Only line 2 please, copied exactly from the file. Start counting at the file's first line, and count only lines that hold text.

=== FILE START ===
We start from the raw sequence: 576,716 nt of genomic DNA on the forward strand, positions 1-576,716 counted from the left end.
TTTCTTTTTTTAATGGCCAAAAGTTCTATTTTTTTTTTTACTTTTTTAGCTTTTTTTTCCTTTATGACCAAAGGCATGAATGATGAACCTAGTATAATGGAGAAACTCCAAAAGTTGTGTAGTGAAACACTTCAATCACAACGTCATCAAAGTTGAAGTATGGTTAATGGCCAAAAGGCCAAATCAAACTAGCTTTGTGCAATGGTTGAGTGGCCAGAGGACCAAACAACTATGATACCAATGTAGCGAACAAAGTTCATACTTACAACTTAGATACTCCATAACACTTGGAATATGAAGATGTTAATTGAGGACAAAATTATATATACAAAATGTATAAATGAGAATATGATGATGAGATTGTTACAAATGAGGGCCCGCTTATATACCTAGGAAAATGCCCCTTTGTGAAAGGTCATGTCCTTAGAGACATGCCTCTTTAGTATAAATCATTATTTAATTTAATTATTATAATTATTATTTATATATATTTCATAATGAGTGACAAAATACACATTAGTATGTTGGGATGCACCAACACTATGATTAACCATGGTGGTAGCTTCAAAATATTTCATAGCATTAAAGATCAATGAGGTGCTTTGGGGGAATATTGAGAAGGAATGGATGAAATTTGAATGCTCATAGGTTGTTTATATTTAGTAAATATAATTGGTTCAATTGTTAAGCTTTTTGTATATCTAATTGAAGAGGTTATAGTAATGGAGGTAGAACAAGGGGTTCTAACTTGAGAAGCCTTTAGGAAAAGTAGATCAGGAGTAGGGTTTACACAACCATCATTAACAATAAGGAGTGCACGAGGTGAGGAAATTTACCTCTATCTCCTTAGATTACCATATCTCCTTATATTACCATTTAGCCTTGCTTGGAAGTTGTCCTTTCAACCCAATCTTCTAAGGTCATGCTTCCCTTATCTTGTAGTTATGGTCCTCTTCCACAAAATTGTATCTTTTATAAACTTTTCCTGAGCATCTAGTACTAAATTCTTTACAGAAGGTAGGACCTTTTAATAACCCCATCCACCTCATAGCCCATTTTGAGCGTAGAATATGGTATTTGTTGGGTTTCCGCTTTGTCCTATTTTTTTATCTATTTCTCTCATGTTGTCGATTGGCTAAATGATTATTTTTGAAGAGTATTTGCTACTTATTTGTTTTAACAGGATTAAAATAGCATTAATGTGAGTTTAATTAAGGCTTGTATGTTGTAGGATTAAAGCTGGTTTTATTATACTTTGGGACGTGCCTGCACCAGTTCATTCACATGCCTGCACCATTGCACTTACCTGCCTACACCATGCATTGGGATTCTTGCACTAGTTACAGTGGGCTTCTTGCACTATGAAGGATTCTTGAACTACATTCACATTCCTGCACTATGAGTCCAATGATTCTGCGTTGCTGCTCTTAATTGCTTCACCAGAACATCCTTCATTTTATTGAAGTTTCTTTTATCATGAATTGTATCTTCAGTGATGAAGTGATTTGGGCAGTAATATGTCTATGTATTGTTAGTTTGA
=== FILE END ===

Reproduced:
TTTCTTTTTTTAATGGCCAAAAGTTCTATTTTTTTTTTTACTTTTTTAGCTTTTTTTTCCTTTATGACCAAAGGCATGAATGATGAACCTAGTATAATGGAGAAACTCCAAAAGTTGTGTAGTGAAACACTTCAATCACAACGTCATCAAAGTTGAAGTATGGTTAATGGCCAAAAGGCCAAATCAAACTAGCTTTGTGCAATGGTTGAGTGGCCAGAGGACCAAACAACTATGATACCAATGTAGCGAACAAAGTTCATACTTACAACTTAGATACTCCATAACACTTGGAATATGAAGATGTTAATTGAGGACAAAATTATATATACAAAATGTATAAATGAGAATATGATGATGAGATTGTTACAAATGAGGGCCCGCTTATATACCTAGGAAAATGCCCCTTTGTGAAAGGTCATGTCCTTAGAGACATGCCTCTTTAGTATAAATCATTATTTAATTTAATTATTATAATTATTATTTATATATATTTCATAATGAGTGACAAAATACACATTAGTATGTTGGGATGCACCAACACTATGATTAACCATGGTGGTAGCTTCAAAATATTTCATAGCATTAAAGATCAATGAGGTGCTTTGGGGGAATATTGAGAAGGAATGGATGAAATTTGAATGCTCATAGGTTGTTTATATTTAGTAAATATAATTGGTTCAATTGTTAAGCTTTTTGTATATCTAATTGAAGAGGTTATAGTAATGGAGGTAGAACAAGGGGTTCTAACTTGAGAAGCCTTTAGGAAAAGTAGATCAGGAGTAGGGTTTACACAACCATCATTAACAATAAGGAGTGCACGAGGTGAGGAAATTTACCTCTATCTCCTTAGATTACCATATCTCCTTATATTACCATTTAGCCTTGCTTGGAAGTTGTCCTTTCAACCCAATCTTCTAAGGTCATGCTTCCCTTATCTTGTAGTTATGGTCCTCTTCCACAAAATTGTATCTTTTATAAACTTTTCCTGAGCATCTAGTACTAAATTCTTTACAGAAGGTAGGACCTTTTAATAACCCCATCCACCTCATAGCCCATTTTGAGCGTAGAATATGGTATTTGTTGGGTTTCCGCTTTGTCCTATTTTTTTATCTATTTCTCTCATGTTGTCGATTGGCTAAATGATTATTTTTGAAGAGTATTTGCTACTTATTTGTTTTAACAGGATTAAAATAGCATTAATGTGAGTTTAATTAAGGCTTGTATGTTGTAGGATTAAAGCTGGTTTTATTATACTTTGGGACGTGCCTGCACCAGTTCATTCACATGCCTGCACCATTGCACTTACCTGCCTACACCATGCATTGGGATTCTTGCACTAGTTACAGTGGGCTTCTTGCACTATGAAGGATTCTTGAACTACATTCACATTCCTGCACTATGAGTCCAATGATTCTGCGTTGCTGCTCTTAATTGCTTCACCAGAACATCCTTCATTTTATTGAAGTTTCTTTTATCATGAATTGTATCTTCAGTGATGAAGTGATTTGGGCAGTAATATGTCTATGTATTGTTAGTTTGA